England enters its third national lockdown which will last until the most vulnerable groups are vaccinated. This could be as late as March, PM Boris Johnson announced yesterday. The pressure is now on journalists to provide accurate information and help people understand why vaccines are necessary to fight the pandemic, which could curb public mistrust in science and speed up the rollout of the vaccine.
With two vaccines approved for use in the UK and the government hoping to inoculate 13 million people by February, journalists will be playing a crucial role in scrutinising the process and examining facts.
International media trainer Sherry Ricchiardi has provided some expert advice for journalists reporting on covid-19 vaccines. Her article warns against spreading "pandemic misinformation" and encourages journalists to cultivate relationships with vaccine experts, such as epidemiologists, doctors and virologists.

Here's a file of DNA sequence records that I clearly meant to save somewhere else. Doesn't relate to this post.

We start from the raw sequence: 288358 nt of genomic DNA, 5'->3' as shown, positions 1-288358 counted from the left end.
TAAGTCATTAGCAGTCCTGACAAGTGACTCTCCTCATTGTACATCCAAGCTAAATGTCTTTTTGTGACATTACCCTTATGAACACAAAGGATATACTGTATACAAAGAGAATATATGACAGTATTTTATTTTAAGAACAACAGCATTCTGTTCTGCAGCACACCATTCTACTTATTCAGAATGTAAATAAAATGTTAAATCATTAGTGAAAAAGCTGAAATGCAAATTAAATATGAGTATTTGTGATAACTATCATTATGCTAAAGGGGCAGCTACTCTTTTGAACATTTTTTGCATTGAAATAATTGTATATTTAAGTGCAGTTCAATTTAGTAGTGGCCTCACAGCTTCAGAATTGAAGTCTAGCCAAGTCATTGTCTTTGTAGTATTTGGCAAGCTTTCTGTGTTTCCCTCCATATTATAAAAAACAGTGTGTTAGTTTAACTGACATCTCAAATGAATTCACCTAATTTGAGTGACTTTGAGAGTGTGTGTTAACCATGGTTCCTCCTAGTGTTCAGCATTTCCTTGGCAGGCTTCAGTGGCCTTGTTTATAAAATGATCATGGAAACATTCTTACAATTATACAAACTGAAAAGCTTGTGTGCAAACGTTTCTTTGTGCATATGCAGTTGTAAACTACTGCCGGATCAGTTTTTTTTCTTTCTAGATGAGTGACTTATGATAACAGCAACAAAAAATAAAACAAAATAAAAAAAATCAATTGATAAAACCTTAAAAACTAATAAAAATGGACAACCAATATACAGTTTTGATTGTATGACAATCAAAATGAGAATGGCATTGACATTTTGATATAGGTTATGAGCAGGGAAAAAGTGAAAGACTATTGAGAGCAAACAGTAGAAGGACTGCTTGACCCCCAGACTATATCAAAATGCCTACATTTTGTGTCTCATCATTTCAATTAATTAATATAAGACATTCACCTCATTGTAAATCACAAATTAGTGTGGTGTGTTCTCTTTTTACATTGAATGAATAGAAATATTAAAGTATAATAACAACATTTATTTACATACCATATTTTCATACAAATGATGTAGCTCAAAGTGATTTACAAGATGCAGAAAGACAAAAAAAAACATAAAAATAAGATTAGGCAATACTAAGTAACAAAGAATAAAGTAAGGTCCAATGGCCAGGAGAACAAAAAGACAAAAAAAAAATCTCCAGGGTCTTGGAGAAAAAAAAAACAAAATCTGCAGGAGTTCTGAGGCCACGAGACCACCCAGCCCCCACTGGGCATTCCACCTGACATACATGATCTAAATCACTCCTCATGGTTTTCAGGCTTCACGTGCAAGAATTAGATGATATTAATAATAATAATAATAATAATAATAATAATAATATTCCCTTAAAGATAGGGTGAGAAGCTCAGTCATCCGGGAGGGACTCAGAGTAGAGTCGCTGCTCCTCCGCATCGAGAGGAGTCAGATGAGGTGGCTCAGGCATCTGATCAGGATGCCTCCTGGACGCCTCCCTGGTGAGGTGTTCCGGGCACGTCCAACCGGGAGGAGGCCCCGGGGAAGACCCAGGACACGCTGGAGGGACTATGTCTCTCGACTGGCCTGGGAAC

As multiple new vaccines are emerging onto the market, keeping our reporting accurate will become even more challenging so rigorous fact-checking is a must.
Are you looking to learn a new journalistic skill? Take a look at our training courses that cover everything from freelancing, to social media to data journalism. Find our more